To determine if there has been a statistically significant change in pregnancy loss and preterm delivery rates in patients with systemic lupus erythematosus (SLE). We analyzed the pregnancy outcomes of our SLE patients over the past 3 years and reviewed the literature over the past 40 years. We extracted pregnancy loss and preterm delivery data from reports of postdiagnosis SLE pregnancies. Studies were grouped into 5-year periods and weighted according to sample size. Group means, calculated for each study period, were plotted using linear regression to determine significance, and compared with population norms for the same periods. The rate of loss in SLE pregnancies over the past 40 years decreased from a mean of 43% in 1960-1965 to 17% in 2000-2003 (r2 = 0.648). This approximates the pregnancy loss rate in the general US population. Preterm deliveries were not uniformly reported and were rarely stratified into spontaneous or physician-initiated. Prior to 1980, it was not possible to derive group means for each time period. From 1980 to 2002, however, there was a trend toward a decrease in preterm births in SLE pregnancies, although they continue to be more frequent in SLE than in the general population. Improvements in disease management and perinatal monitoring have resulted in a significant decrease in pregnancy loss in SLE over the last 40 years and a trend toward decreased preterm deliveries over the last 20 years in comparison to the general population. These advances highlight the importance of collaboration between rheumatologists and perinatologists. Given these data, the description of SLE-associated pregnancy could be revised to reflect a more positive prognosis for mother and fetus.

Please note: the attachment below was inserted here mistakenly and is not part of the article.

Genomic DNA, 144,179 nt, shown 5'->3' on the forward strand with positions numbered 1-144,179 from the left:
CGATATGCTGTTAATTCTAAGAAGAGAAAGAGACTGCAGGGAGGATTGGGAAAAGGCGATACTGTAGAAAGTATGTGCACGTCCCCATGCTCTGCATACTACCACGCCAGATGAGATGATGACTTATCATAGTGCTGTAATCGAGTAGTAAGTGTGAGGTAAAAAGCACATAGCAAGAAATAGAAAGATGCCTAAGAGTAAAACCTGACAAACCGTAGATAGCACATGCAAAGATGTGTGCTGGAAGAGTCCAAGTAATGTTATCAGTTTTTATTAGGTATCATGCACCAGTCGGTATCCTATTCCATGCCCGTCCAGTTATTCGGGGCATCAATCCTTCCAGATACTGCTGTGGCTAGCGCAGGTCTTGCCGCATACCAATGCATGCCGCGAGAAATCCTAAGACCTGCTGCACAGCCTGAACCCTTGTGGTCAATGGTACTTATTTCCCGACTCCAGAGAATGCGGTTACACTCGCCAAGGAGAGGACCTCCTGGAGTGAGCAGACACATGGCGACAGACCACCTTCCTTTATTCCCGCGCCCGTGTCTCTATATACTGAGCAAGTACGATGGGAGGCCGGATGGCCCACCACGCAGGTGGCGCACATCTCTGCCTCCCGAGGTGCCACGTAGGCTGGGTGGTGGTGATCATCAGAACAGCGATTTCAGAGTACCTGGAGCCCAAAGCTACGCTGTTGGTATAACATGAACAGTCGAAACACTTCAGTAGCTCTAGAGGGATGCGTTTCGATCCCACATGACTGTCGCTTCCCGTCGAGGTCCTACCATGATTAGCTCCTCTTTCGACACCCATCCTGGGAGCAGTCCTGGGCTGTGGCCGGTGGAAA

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            Imitators of severe preeclampsia.

             B Sibai (2007)